Avoiding Divorce by Not Marrying

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I keep reading that people are so afraid of divorce now that many choose not to marry. They practice serial monogamy instead, living together while they focus their attention on their own career, which they imagine will provide the security marriage failed to provide for their parents.
Unfortunately, their odds (for wealth, well-being, or security) are not good. Neither are yours if you decide to leave your marriage and join them.

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Patty Newbold

I am a widow who got it right the second time. I have been sharing here since February 14, 2006 what I learned from that experience and from positive psychology, marriage research, and my training as a marriage educator.

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  • I was surprised to hear from many of the 20-something students I teach that they want to avoid marriage because they think it inevitably leads to disappointment and boredom. I wonder if media exposure has given them a skewed view. So many articles, books, talk shows, etc., focus on couples who have lost their mojo and drifted apart, and how much work it takes to fix problems, and so on. They are getting a message that being single is easier and more fun than being in a long-term relationship. It’s not, but you probably have to be in a long term relationship to know that. And since they are afraid of marriage, they may never find out.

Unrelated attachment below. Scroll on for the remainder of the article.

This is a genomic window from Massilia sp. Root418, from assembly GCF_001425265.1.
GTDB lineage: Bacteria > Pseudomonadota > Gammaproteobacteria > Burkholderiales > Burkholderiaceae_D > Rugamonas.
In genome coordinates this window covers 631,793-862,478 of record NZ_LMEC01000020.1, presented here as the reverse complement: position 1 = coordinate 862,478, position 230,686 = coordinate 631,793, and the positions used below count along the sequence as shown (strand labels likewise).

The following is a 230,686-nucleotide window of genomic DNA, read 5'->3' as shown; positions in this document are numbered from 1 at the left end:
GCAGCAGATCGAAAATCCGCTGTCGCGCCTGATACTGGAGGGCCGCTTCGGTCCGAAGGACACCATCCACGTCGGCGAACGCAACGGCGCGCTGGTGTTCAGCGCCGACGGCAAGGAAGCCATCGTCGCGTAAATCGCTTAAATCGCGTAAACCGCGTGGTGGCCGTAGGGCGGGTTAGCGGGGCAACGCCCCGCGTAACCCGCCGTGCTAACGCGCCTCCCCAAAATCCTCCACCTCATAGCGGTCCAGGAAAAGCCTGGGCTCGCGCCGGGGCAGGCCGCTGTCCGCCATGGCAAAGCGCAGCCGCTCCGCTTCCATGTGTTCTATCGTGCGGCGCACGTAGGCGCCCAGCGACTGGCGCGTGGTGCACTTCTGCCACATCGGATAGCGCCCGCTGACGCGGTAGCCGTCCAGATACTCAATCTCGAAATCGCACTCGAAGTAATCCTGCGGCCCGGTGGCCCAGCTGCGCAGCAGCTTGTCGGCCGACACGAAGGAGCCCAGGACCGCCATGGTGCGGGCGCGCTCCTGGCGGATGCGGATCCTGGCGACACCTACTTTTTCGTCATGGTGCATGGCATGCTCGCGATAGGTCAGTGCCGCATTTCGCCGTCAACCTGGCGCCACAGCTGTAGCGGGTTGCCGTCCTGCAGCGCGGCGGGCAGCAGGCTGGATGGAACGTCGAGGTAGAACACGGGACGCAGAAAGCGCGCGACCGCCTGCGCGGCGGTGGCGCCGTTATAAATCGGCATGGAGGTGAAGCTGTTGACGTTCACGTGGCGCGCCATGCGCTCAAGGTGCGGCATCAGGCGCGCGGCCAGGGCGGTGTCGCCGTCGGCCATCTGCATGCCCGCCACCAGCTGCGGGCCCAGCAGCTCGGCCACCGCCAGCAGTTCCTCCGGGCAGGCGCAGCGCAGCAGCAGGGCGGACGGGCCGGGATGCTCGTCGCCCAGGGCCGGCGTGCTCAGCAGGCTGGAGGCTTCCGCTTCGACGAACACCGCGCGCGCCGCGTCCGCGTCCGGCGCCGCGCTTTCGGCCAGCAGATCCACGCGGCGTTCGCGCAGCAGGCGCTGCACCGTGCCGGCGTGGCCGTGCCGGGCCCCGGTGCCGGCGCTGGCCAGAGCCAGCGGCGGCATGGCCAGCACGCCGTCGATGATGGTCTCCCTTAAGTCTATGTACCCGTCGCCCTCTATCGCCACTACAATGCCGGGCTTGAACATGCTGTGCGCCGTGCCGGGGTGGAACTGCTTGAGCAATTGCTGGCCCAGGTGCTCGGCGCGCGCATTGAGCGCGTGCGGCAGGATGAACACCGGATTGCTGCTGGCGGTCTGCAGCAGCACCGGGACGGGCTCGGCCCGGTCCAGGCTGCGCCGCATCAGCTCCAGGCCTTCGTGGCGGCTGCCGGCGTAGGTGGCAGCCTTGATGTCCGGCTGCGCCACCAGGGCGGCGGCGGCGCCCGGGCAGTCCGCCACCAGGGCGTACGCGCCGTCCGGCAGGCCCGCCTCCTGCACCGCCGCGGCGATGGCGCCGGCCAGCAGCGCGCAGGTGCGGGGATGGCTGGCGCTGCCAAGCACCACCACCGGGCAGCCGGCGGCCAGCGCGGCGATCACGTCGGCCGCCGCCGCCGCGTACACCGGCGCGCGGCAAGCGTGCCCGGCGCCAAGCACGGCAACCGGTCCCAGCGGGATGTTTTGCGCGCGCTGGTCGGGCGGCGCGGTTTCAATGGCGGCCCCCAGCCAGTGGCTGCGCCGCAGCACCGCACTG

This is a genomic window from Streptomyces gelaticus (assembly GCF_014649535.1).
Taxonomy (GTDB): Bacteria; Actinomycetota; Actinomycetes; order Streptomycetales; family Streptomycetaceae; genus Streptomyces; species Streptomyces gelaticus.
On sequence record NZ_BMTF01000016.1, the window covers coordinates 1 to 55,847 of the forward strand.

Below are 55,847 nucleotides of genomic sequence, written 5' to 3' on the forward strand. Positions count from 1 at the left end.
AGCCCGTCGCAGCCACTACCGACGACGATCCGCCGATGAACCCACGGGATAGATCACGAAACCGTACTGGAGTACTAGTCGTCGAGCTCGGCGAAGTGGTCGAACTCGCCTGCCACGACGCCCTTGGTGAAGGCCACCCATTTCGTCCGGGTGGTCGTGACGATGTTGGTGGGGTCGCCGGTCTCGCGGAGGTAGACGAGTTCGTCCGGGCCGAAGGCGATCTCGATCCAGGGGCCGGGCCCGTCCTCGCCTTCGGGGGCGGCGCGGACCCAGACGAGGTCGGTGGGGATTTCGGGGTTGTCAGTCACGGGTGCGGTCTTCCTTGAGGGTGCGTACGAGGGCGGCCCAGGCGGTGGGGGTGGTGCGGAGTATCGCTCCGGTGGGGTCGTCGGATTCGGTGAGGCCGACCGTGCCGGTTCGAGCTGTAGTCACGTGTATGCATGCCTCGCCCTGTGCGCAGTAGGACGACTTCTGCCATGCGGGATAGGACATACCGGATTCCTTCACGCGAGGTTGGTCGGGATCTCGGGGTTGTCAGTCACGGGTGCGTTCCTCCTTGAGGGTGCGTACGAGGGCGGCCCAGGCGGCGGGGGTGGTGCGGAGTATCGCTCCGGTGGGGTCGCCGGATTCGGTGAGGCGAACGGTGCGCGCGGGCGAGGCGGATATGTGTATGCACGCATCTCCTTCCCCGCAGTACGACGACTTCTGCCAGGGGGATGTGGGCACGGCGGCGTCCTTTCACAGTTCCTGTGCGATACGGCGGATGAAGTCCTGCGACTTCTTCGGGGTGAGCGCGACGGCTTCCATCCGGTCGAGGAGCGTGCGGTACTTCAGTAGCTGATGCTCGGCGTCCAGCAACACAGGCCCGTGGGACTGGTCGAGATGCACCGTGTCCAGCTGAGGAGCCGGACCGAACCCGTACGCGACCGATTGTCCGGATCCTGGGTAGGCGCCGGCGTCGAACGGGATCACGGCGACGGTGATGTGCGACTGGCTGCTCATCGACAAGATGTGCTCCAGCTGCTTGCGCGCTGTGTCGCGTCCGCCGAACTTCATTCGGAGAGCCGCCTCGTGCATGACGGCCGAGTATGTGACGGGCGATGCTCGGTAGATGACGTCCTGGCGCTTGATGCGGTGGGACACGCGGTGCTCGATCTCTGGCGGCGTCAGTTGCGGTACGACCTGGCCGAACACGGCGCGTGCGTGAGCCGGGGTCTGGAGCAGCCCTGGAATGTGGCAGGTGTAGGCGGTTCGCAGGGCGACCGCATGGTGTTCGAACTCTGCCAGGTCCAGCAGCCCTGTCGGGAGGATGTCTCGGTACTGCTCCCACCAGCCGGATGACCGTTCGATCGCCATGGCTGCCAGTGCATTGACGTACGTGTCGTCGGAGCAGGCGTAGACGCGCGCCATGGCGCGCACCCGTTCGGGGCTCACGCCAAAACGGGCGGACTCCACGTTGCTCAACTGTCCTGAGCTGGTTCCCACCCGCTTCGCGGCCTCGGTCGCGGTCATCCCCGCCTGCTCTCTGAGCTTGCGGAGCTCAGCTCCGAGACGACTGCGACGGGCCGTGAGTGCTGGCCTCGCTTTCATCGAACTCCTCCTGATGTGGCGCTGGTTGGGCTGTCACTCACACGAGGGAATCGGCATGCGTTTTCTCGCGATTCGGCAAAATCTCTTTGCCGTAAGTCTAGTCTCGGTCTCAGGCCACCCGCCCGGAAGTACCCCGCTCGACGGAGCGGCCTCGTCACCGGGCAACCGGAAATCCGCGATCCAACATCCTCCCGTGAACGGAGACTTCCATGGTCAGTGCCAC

• I don’t imagine anyone would want to read articles about my single friend who hung himself rather than reach out to his many friends for solace or the 52-year-old women at singles events looking for a short-term hookup or the 60-year-old men putting up with severe nagging and demands from their 43-year-old non-live-in, no-strings lovers of the last decade.
    Many do well without marrying, but not as many as do well in marriages. And most who go through the feared divorce remarry and willingly face the same risks all over again.

By Patty Newbold

Patty Newbold

I am a widow who got it right the second time. I have been sharing here since February 14, 2006 what I learned from that experience and from positive psychology, marriage research, and my training as a marriage educator.

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